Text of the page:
After careful, strategic planning, the task force recommended that ATVs travel through the town of Lindsay by using these proposed routes, which will not be finalized until the June Committee of the Whole meeting.
Recommended travel routes from Southern trail head to Northern trail head and vice versa • Logie St. to King St. • King St to Lindsay St. • Lindsay St. to Wellington St. • Wellington St. to Victoria Ave. • Victoria Ave. to Colborne St. W • Colborne St. W. to Angeline St. N • Angeline St. N to Thunder Bridge Rd. • Thunder Bridge Rd. to Trail Head.
The team also provided a Logie Street Trail Head Alternative, Logie St. to Lindsay St. • North on Lindsay St. to Wellington St. • Wellington St. to Victoria Ave. • Victoria Ave. to Colborne St. W • Colborne St. W. to Angeline St. N • Angeline St. N to Thunder Bridge Rd. • Thunder Bridge Rd. to Trail Head
“This has been on the drawing board shortly after we started, we looked at options, there is no viable options to go around Lindsay and we are not prepared to recommend we build a special bridge to hook up with trail,” said Councillor Dunn. “If we want to hook the trail heads up, it has to come through town, we have had lots of discussions, KLPS are aware of every motion made, there was no negative feedback.”
According to Dunn, this route was thought out carefully as the team considered traffic lights, stop signs, road width and more.
And while the task force also established specific routes for Bobcaygeon, these recommendations will also return to council in June for further discussion.
Councillor Seymour Fagan recommended a route that will allow vehicles into the Bobcaygeon commercial district, enabling more visitors to stay in hotels, enjoy local restaurants and more, boosting the tourism sector for the community.
The task force also recommended that all trail users be equipped with a Kawartha ATV Association, KATVA, membership but according to Mayor Letham, the city’s legal opinion from the solicitor determined that this provided no valid public purpose from a safety perspective and would not hold up in court.
“Road access is supposed to link to the trail, trail head or linking trails, if KATVA required a permit to be on the trail, it’s up to them to enforce it, according to our legal opinion, we should stay out of that argument for any road connections requiring a permit,” said Mayor Letham.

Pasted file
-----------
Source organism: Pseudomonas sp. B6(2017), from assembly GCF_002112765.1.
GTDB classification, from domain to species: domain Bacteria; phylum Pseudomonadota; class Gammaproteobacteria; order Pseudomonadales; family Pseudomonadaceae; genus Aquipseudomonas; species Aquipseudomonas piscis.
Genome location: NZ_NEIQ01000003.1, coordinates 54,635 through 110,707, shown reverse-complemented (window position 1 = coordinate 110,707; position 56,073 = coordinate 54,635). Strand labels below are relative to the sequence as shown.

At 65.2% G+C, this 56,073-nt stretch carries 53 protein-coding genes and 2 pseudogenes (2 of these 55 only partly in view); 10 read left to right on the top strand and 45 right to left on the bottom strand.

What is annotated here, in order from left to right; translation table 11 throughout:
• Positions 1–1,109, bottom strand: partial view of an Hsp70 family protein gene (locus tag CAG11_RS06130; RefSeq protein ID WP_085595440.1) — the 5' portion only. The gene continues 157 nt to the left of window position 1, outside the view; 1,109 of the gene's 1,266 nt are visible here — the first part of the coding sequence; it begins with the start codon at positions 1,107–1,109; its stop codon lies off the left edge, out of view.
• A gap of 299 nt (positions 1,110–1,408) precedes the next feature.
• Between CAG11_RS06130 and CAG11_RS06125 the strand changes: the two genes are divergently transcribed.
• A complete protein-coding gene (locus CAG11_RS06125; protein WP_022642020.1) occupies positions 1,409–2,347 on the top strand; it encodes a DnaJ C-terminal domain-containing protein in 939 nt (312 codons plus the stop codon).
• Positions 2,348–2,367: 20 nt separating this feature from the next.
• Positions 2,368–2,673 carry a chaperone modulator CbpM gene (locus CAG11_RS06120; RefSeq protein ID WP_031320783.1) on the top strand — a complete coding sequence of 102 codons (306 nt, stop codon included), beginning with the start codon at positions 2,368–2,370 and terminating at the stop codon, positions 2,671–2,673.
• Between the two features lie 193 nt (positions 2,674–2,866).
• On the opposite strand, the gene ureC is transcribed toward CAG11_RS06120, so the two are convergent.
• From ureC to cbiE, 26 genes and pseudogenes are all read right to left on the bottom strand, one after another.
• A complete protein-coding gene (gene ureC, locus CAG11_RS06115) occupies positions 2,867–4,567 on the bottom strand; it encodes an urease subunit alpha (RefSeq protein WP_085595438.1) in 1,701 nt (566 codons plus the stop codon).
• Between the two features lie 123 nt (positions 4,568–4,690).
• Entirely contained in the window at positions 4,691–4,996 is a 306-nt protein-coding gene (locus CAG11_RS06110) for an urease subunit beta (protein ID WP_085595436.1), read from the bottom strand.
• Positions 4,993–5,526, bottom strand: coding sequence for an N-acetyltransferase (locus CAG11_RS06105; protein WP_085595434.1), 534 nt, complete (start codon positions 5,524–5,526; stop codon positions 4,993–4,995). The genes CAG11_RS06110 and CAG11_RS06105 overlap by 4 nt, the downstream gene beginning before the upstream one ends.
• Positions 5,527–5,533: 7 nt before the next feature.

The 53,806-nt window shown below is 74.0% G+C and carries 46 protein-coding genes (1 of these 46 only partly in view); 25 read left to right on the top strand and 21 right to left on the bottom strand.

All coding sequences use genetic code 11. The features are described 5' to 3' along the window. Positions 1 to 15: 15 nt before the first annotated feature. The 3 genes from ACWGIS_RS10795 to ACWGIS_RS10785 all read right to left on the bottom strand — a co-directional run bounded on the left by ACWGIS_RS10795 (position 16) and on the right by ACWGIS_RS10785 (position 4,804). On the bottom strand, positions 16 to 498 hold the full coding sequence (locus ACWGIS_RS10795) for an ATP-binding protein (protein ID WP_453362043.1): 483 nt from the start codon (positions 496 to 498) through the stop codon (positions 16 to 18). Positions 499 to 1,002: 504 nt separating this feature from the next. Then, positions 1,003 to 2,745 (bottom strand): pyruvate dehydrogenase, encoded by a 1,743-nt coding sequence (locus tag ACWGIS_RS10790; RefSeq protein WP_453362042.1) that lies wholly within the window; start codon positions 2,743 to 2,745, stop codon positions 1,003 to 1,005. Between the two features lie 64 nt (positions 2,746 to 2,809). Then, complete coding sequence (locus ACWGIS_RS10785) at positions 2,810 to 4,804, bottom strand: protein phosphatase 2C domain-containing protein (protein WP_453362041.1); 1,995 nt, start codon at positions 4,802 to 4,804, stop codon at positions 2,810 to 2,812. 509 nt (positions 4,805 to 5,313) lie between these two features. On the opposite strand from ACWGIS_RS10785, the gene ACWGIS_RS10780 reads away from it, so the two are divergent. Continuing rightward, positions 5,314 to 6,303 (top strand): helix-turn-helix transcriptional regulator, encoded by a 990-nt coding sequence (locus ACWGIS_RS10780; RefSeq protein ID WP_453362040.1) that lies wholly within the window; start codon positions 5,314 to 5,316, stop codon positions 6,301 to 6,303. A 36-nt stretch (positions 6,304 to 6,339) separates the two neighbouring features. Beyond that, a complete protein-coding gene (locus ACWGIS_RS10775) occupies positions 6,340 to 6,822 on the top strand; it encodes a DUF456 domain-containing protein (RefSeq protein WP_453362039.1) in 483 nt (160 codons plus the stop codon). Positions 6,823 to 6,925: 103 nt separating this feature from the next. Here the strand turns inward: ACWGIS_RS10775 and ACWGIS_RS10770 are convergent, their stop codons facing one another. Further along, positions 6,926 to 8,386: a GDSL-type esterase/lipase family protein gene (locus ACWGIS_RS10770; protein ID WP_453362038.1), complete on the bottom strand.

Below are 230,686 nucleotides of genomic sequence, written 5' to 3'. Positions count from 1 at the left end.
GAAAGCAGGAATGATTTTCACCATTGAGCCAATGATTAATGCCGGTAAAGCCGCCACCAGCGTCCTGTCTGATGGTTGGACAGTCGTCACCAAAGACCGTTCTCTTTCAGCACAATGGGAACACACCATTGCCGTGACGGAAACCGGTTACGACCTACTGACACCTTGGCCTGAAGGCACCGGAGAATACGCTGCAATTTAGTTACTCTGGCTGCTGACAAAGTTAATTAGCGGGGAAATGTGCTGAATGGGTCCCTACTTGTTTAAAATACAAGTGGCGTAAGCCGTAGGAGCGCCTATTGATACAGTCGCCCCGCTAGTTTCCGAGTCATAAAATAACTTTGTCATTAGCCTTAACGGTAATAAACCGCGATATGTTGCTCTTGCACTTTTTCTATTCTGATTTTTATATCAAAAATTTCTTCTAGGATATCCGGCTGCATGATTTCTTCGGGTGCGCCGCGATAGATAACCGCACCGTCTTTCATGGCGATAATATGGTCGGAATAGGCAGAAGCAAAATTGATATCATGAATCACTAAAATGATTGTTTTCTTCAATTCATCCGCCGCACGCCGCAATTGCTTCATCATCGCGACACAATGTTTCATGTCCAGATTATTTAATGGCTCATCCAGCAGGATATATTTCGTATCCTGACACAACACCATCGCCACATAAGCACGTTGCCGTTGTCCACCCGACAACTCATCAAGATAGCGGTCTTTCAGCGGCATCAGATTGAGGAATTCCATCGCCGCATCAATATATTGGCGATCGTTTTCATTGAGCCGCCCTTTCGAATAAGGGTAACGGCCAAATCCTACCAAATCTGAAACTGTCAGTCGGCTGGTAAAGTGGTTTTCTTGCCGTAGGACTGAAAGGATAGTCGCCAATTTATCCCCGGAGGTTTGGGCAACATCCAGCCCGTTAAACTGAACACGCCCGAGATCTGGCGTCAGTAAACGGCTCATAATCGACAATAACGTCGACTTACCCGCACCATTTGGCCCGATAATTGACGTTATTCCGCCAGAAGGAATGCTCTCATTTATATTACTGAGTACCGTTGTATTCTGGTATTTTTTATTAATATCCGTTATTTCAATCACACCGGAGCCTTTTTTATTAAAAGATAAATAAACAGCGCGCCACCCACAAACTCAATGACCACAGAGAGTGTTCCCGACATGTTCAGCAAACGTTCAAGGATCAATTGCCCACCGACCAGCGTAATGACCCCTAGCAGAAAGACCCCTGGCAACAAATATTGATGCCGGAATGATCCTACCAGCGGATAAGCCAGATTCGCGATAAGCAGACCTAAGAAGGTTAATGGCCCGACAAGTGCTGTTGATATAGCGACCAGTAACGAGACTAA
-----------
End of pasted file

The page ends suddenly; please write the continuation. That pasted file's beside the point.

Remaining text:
Councillor Doug Elmslie noted that while the KATVA membership cannot be enforced by council, it should be encouraged.
“They (KATVA) spend a lot of their money to make sure trails are in good shape for everyone to use,” he said. “So I think us encouraging people to belong to KATVA, I think if we strongly encourage it, that might be a way to go.”
And while many councillors seemed disappointed in the decision to defer the recommendations until June, Mayor Letham, reiterated the importance of the constituents and their feelings, noting that more time is needed to carefully go over the plans again.
“I speak against it as it stands, I’m not opposed to linking the north to the south, and I certainly am not saying the task force didn’t look at this and take it all into consideration, but there has been a lot of public comments and concerns, there is no big rush, we are talking about implementing this in September if it passes,” he said. “Let’s go back in June, bring it to the table, we owe it to the folks that are concerned, there are people that live on the route that are concerned, residents we have heard you, we have heard your concerns, it’s not about what we think, it’s about the community.”
Mayor Letham added that he is in favour of trying it but noted that if it doesn’t work and riders aren’t carefully following the guidelines, the new riding territory will be shut down.
“If it doesn’t work, we shut it down, this is a privilege, if they abuse it, they will lose that privilege,” he said. “Let’s take a another look for our residents.”